Can Belto

On the art of singing and those who practice it…

Joan Sutherland: Tu che a Dio spiegasti l’ali

 

Portrait by June Mendoza

 

On Mondays I wake up late, really late. What does that have to do with Joan Sutherland? The fact that about a minute after I get out of bed I hear my best friend’s ring tone; his greeting? You couldn’t have called me? When I asked him what the hell was he talking about, that I had just woken up and was confused he dropped  the bomb on me:

Joan Sutherland Died!

I know talking about Sutherland is an exercise in futility. Gallons of ink have been spilled just on superlatives, many more gallons have been spilled telling her story: The poor secretary who wanted to be a singer. She thought he was going to be a Wagnerian singer but her husband knew better. Then one night she is given Lucia di Lammermoor at Covent Garden and the world was never the same. The same amount of ink has been spilled in criticizing her: the droopy diction, the extreme dependence on her husband, to the point of demanding him to conduct all her performances, the demands for expensive productions of operas that nobody cared about, the championing of 2nd rate singers just so she would be always the star, the alleged xenophobia and racism, the strained relationship with Australian Opera and many more. No doubt, Joan Sutherland provoked reactions anywhere she went.

But the voice, oh the voice…. That torrent of gold that emanated from her throat graced the music from composers as varied as Haydn (Euridice in the first modern performances of his Orfeo {wich of course she wasn’t, that would be Callas in 1951 and thanks to parterre reader Cocky Kurwenal for setting me straight on that one. I am such a dumbass sometimes}) to Mozart ( the first soprano with a British passport to sing Contessa Almaviva and Glyndebourne and her Donna Anna for Giulini remains a classic), Wagner (Brangane, Rheinmaiden and the Forrest Bird in Solti’s Ring) and Britten (Lady Penelope in Gloriana).  But it was her close association with bel canto that gained her the name of La Stupenda and will forever influence singers of future generations. Her handling of some of the most difficult passage work like she was doing simple math continues to astonish.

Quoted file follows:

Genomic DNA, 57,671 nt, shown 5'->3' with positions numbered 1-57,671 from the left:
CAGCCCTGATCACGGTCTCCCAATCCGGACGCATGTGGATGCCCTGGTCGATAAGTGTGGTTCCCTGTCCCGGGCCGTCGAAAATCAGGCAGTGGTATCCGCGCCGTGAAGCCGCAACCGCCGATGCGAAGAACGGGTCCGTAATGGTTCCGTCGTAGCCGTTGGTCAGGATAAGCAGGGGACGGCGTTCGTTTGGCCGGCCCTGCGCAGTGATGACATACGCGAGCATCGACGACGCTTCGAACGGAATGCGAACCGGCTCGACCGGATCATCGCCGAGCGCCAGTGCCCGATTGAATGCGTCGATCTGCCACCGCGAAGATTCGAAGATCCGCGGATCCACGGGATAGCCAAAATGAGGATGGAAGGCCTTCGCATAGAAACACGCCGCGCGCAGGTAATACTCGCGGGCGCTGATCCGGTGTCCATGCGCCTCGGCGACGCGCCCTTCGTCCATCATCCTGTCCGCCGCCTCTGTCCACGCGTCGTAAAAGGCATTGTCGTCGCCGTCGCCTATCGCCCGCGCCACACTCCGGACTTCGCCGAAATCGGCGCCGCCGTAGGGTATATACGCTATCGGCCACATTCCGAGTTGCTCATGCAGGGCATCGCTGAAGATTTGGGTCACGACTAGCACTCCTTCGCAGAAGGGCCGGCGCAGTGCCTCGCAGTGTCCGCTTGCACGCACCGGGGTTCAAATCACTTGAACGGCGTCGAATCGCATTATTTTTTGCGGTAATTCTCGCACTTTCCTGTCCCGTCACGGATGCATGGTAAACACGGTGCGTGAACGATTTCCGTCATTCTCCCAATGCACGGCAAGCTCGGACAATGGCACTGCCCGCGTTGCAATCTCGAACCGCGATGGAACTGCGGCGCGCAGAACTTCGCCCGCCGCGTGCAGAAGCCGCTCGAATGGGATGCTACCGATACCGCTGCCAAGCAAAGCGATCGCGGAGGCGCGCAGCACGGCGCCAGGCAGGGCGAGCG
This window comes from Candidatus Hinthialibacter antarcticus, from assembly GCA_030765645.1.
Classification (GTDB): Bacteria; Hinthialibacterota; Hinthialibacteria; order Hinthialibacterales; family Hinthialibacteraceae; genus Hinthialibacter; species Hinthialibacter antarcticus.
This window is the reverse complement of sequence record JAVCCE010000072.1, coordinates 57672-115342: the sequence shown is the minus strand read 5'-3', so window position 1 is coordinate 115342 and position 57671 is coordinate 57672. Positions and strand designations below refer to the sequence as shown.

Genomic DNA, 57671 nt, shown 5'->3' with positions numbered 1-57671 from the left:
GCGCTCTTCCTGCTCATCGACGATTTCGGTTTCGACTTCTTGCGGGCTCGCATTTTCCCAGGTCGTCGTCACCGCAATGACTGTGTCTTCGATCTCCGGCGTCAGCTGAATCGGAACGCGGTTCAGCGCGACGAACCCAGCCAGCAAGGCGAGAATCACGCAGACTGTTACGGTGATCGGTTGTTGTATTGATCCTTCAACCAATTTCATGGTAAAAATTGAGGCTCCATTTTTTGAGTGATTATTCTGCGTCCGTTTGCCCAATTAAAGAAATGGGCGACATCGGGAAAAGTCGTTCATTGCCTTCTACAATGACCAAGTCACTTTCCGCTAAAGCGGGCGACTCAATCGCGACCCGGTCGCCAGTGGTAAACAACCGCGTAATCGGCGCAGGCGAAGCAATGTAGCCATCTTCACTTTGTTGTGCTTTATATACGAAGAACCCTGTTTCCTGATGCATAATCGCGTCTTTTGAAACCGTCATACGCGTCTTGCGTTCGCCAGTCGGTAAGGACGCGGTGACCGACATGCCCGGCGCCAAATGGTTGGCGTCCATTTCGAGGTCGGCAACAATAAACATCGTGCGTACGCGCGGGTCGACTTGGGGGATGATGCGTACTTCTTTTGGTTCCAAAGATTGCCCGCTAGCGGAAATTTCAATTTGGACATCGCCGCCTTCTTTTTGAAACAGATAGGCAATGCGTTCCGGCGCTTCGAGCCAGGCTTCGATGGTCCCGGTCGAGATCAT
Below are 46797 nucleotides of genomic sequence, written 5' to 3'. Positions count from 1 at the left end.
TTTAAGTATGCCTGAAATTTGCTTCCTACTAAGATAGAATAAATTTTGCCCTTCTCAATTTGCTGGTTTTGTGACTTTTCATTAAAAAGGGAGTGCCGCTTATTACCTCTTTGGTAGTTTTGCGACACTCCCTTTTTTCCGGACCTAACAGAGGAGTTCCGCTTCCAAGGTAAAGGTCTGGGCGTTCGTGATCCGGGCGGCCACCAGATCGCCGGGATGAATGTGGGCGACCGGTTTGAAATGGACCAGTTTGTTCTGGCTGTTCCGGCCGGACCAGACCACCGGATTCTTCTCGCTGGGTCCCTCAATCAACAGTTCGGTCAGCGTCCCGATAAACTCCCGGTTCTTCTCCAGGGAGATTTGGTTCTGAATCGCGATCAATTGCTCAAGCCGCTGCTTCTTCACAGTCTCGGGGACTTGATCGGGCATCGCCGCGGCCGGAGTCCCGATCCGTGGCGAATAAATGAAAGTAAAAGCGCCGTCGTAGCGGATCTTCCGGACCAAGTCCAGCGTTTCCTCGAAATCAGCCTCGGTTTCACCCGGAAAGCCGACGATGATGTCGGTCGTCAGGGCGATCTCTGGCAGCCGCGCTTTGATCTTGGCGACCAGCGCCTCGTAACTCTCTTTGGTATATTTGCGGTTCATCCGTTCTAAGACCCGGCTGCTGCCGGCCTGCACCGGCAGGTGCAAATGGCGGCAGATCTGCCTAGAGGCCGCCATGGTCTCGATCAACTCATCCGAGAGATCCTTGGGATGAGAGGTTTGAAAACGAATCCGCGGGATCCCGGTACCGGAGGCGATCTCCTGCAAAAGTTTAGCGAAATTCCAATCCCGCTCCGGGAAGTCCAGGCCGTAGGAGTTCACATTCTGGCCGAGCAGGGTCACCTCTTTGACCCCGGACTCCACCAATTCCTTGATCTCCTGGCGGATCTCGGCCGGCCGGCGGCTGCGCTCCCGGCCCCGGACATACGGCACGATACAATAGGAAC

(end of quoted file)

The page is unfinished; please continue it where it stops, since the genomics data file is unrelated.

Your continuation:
But now all that is gone. With Joan Sutherland’s death, the circle of greats that are associated to a golden age long ago passed continues to shrink. Her death, and the countless of public and private memorials it will provoke, will remind us how truly starved we are for singers like her. In this age of generic performances, we needed her the most and now she is gone.

For those of you who have never heard of her (the 3 of you in the whole world) Opera Depot has made available her breakthrough performance of Lucia free of charge. Just enter your email address and you will be taken to the download page. This is a limited offering, so get it while it is still available.  Elsewhere in the web there is plenty of available stuff so you can sample her art; Like a 1966 Atlanta recital or a recital of Bellini, Verdi and Donizetti works or a 1979 concert she sang with Pavarotti (2 parts!) .

Even YouTube is fertile ground for those who wish to either get to know her or just do their own private memorial.

 

 

What else is left to say but Thank you? Thank you Joan for all those wonderful nights you gave us. Thank you for all those wonderful recordings you gave us.

Just thank you…

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October 11, 2010 - Posted by | In memoriam

1 Comment »

  1. Lovely sharp post. Never thought that it was this easy. Extolment to you!

    Comment by babyartikel | October 20, 2010 | Reply


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